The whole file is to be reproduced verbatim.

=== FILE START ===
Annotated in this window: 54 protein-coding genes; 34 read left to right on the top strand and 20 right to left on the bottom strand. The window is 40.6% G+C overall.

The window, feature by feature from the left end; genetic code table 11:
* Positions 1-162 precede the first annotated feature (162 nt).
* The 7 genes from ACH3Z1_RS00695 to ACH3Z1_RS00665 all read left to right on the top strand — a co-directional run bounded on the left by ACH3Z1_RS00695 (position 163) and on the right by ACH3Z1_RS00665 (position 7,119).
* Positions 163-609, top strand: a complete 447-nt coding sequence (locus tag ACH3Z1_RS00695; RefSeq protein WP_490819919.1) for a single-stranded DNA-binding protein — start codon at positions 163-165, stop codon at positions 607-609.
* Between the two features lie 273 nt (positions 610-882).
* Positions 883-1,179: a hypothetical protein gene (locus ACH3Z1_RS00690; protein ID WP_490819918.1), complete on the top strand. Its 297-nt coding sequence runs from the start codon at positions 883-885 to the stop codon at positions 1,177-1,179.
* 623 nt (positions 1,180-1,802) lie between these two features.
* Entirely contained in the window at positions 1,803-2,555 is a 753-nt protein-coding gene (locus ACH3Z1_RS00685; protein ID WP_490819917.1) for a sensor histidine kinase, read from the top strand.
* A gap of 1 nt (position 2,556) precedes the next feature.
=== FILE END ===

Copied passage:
Annotated in this window: 54 protein-coding genes; 34 read left to right on the top strand and 20 right to left on the bottom strand. The window is 40.6% G+C overall.

The window, feature by feature from the left end; genetic code table 11:
* Positions 1-162 precede the first annotated feature (162 nt).
* The 7 genes from ACH3Z1_RS00695 to ACH3Z1_RS00665 all read left to right on the top strand — a co-directional run bounded on the left by ACH3Z1_RS00695 (position 163) and on the right by ACH3Z1_RS00665 (position 7,119).
* Positions 163-609, top strand: a complete 447-nt coding sequence (locus tag ACH3Z1_RS00695; RefSeq protein WP_490819919.1) for a single-stranded DNA-binding protein — start codon at positions 163-165, stop codon at positions 607-609.
* Between the two features lie 273 nt (positions 610-882).
* Positions 883-1,179: a hypothetical protein gene (locus ACH3Z1_RS00690; protein ID WP_490819918.1), complete on the top strand. Its 297-nt coding sequence runs from the start codon at positions 883-885 to the stop codon at positions 1,177-1,179.
* 623 nt (positions 1,180-1,802) lie between these two features.
* Entirely contained in the window at positions 1,803-2,555 is a 753-nt protein-coding gene (locus ACH3Z1_RS00685; protein ID WP_490819917.1) for a sensor histidine kinase, read from the top strand.
* A gap of 1 nt (position 2,556) precedes the next feature.